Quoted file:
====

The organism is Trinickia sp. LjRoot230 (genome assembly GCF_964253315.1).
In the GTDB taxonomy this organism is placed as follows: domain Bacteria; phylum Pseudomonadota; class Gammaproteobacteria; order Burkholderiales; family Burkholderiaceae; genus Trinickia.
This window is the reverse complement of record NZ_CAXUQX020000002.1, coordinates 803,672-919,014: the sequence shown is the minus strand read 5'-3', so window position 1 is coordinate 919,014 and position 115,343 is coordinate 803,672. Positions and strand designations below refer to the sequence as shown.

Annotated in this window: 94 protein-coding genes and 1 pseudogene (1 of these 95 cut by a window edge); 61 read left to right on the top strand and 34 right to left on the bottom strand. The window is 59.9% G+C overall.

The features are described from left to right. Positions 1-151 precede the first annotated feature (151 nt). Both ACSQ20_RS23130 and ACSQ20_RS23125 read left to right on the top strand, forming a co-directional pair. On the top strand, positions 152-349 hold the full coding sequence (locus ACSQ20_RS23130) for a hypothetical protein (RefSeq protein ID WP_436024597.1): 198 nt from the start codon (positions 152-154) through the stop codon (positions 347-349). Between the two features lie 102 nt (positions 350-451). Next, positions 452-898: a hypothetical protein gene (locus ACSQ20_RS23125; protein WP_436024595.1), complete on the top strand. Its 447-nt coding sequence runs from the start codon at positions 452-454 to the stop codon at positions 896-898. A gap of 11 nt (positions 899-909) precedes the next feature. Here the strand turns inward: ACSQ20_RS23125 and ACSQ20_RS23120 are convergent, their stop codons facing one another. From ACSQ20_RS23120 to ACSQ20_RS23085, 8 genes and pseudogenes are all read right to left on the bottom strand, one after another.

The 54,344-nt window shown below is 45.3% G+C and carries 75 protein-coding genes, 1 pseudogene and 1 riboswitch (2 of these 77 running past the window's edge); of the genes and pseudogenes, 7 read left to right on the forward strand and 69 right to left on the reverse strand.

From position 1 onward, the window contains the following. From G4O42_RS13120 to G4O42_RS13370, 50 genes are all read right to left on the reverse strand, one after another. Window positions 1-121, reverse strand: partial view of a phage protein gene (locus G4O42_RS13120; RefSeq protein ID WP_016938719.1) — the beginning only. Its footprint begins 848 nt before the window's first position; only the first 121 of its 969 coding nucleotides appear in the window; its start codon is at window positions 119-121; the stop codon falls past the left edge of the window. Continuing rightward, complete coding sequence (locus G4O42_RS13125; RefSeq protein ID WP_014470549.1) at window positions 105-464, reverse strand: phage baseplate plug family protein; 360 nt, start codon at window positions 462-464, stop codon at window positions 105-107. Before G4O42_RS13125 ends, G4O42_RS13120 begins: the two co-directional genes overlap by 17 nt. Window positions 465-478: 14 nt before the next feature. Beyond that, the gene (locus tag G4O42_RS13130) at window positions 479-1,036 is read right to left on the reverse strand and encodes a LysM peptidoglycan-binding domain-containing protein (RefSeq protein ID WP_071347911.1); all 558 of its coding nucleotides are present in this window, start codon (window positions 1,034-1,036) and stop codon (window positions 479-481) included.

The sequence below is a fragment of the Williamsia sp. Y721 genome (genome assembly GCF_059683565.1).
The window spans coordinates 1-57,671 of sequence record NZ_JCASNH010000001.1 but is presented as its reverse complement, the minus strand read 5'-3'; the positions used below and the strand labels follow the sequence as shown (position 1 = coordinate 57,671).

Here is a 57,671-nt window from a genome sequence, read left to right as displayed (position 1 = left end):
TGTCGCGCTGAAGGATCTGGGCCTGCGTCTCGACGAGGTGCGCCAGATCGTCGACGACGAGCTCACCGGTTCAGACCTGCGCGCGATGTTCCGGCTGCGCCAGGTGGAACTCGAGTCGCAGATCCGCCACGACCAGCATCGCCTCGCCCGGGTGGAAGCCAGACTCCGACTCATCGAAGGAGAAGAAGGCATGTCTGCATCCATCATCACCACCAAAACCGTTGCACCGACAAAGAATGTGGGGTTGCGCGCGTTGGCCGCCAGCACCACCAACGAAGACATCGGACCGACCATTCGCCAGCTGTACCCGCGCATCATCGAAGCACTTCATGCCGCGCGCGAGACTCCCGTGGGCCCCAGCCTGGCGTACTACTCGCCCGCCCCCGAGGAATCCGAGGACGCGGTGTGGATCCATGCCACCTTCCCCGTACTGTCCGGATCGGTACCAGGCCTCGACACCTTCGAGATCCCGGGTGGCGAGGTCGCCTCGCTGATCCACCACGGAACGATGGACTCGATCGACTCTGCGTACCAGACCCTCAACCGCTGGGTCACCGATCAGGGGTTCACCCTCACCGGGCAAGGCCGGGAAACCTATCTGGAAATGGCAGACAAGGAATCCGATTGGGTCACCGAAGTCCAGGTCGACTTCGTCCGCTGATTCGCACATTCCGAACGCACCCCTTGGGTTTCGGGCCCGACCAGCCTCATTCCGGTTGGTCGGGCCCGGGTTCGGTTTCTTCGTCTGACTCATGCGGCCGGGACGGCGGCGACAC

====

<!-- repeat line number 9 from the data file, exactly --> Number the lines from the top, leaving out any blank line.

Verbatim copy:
The window spans coordinates 1-57,671 of sequence record NZ_JCASNH010000001.1 but is presented as its reverse complement, the minus strand read 5'-3'; the positions used below and the strand labels follow the sequence as shown (position 1 = coordinate 57,671).